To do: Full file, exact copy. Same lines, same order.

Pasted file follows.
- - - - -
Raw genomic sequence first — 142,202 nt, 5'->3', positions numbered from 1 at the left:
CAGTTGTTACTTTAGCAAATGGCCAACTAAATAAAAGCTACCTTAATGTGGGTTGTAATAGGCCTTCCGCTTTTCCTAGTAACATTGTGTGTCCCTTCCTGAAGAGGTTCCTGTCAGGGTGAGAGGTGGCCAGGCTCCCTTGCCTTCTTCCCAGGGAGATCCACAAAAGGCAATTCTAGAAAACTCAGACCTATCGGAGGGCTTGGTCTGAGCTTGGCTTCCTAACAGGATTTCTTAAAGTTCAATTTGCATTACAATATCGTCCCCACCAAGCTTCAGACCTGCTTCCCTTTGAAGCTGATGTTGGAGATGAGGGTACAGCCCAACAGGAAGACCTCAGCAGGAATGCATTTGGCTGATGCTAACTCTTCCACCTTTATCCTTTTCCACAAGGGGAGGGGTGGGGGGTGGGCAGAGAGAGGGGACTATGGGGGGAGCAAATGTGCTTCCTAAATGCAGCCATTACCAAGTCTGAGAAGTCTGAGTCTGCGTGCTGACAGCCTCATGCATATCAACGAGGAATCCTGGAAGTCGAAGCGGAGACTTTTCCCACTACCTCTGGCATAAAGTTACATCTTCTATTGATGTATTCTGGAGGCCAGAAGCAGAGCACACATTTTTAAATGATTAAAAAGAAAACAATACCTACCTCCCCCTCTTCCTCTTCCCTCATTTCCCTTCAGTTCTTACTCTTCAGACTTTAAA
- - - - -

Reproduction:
Raw genomic sequence first — 142,202 nt, 5'->3', positions numbered from 1 at the left:
CAGTTGTTACTTTAGCAAATGGCCAACTAAATAAAAGCTACCTTAATGTGGGTTGTAATAGGCCTTCCGCTTTTCCTAGTAACATTGTGTGTCCCTTCCTGAAGAGGTTCCTGTCAGGGTGAGAGGTGGCCAGGCTCCCTTGCCTTCTTCCCAGGGAGATCCACAAAAGGCAATTCTAGAAAACTCAGACCTATCGGAGGGCTTGGTCTGAGCTTGGCTTCCTAACAGGATTTCTTAAAGTTCAATTTGCATTACAATATCGTCCCCACCAAGCTTCAGACCTGCTTCCCTTTGAAGCTGATGTTGGAGATGAGGGTACAGCCCAACAGGAAGACCTCAGCAGGAATGCATTTGGCTGATGCTAACTCTTCCACCTTTATCCTTTTCCACAAGGGGAGGGGTGGGGGGTGGGCAGAGAGAGGGGACTATGGGGGGAGCAAATGTGCTTCCTAAATGCAGCCATTACCAAGTCTGAGAAGTCTGAGTCTGCGTGCTGACAGCCTCATGCATATCAACGAGGAATCCTGGAAGTCGAAGCGGAGACTTTTCCCACTACCTCTGGCATAAAGTTACATCTTCTATTGATGTATTCTGGAGGCCAGAAGCAGAGCACACATTTTTAAATGATTAAAAAGAAAACAATACCTACCTCCCCCTCTTCCTCTTCCCTCATTTCCCTTCAGTTCTTACTCTTCAGACTTTAAA